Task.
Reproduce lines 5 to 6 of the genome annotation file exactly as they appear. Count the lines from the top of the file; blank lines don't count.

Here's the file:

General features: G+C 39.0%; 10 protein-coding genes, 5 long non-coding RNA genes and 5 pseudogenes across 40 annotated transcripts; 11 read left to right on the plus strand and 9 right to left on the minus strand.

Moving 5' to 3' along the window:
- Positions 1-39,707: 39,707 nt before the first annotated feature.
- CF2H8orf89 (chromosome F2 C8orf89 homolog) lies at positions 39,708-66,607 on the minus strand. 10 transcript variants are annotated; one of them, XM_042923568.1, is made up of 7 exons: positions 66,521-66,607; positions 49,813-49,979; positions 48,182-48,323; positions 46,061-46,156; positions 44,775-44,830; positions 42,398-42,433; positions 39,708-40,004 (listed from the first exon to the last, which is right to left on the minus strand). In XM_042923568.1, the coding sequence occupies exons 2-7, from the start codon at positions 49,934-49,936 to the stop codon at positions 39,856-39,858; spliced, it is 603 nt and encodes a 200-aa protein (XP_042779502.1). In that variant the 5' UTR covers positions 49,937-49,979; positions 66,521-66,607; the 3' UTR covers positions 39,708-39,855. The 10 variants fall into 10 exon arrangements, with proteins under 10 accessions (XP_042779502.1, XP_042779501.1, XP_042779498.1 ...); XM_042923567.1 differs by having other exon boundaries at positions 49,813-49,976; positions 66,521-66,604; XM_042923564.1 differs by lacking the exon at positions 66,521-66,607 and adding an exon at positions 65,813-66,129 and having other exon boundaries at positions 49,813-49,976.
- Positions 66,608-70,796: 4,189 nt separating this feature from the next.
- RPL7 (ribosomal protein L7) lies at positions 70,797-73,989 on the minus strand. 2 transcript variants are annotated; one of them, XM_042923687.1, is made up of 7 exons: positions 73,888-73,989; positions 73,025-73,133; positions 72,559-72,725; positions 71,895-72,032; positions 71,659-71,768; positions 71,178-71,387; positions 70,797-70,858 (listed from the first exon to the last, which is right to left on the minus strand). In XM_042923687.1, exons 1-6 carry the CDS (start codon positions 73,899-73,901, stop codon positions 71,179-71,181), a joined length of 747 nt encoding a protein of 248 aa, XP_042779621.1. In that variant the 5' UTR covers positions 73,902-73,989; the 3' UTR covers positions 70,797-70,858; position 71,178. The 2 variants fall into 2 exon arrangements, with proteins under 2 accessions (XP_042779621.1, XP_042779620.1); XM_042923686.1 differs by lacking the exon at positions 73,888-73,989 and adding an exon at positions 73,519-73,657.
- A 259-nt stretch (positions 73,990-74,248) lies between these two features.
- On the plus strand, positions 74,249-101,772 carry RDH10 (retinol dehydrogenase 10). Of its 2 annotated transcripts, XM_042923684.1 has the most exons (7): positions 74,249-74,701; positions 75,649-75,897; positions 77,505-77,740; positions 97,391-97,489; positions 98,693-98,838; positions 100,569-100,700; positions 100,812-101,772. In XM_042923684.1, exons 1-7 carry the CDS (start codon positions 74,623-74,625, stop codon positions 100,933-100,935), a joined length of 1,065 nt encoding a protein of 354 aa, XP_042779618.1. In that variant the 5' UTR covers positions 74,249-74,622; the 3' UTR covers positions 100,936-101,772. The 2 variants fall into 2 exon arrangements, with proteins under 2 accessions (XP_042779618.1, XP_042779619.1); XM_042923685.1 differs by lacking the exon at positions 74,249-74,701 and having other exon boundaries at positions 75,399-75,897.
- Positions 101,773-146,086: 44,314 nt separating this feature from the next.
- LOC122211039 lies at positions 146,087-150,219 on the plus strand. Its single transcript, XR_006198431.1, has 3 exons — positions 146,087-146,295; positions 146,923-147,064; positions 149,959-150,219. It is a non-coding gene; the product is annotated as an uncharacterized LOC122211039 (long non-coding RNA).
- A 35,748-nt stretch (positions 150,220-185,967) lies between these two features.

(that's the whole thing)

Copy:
- Positions 66,608-70,796: 4,189 nt separating this feature from the next.
- RPL7 (ribosomal protein L7) lies at positions 70,797-73,989 on the minus strand. 2 transcript variants are annotated; one of them, XM_042923687.1, is made up of 7 exons: positions 73,888-73,989; positions 73,025-73,133; positions 72,559-72,725; positions 71,895-72,032; positions 71,659-71,768; positions 71,178-71,387; positions 70,797-70,858 (listed from the first exon to the last, which is right to left on the minus strand). In XM_042923687.1, exons 1-6 carry the CDS (start codon positions 73,899-73,901, stop codon positions 71,179-71,181), a joined length of 747 nt encoding a protein of 248 aa, XP_042779621.1. In that variant the 5' UTR covers positions 73,902-73,989; the 3' UTR covers positions 70,797-70,858; position 71,178. The 2 variants fall into 2 exon arrangements, with proteins under 2 accessions (XP_042779621.1, XP_042779620.1); XM_042923686.1 differs by lacking the exon at positions 73,888-73,989 and adding an exon at positions 73,519-73,657.